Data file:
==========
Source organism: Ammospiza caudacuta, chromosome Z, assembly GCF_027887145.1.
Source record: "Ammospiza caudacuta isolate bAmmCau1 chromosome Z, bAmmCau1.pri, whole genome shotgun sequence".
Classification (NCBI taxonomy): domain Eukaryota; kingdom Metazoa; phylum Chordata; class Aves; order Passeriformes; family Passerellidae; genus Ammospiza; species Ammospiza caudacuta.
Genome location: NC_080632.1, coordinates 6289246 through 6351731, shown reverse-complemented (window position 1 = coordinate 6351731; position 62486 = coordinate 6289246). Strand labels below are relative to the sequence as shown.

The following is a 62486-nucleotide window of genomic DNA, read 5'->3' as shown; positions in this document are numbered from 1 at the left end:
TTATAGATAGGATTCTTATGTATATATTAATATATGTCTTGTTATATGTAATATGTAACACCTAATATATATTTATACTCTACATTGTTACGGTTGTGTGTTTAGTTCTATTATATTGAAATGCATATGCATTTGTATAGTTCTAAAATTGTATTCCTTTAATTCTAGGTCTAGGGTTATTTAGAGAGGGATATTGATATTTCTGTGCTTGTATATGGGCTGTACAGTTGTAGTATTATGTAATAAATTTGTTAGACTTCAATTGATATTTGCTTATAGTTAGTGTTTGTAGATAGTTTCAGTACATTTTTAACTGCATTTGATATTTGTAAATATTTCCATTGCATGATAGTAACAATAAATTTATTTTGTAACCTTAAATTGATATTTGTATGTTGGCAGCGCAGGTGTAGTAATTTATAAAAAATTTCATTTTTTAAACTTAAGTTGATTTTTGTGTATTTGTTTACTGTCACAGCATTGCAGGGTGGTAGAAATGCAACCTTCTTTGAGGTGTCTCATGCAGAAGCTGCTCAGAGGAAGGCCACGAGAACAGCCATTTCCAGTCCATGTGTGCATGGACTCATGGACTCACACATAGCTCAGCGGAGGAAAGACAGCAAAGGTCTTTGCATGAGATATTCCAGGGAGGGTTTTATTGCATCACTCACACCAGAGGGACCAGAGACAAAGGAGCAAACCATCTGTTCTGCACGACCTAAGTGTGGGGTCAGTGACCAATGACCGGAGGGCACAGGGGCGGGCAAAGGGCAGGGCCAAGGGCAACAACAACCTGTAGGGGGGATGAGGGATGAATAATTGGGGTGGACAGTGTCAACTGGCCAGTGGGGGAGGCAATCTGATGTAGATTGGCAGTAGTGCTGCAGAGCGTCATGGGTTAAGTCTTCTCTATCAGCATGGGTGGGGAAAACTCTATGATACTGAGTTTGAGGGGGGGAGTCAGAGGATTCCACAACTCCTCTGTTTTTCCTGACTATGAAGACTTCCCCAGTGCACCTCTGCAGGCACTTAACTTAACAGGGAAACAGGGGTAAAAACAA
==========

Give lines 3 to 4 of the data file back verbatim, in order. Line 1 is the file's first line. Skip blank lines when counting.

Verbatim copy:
Classification (NCBI taxonomy): domain Eukaryota; kingdom Metazoa; phylum Chordata; class Aves; order Passeriformes; family Passerellidae; genus Ammospiza; species Ammospiza caudacuta.
Genome location: NC_080632.1, coordinates 6289246 through 6351731, shown reverse-complemented (window position 1 = coordinate 6351731; position 62486 = coordinate 6289246). Strand labels below are relative to the sequence as shown.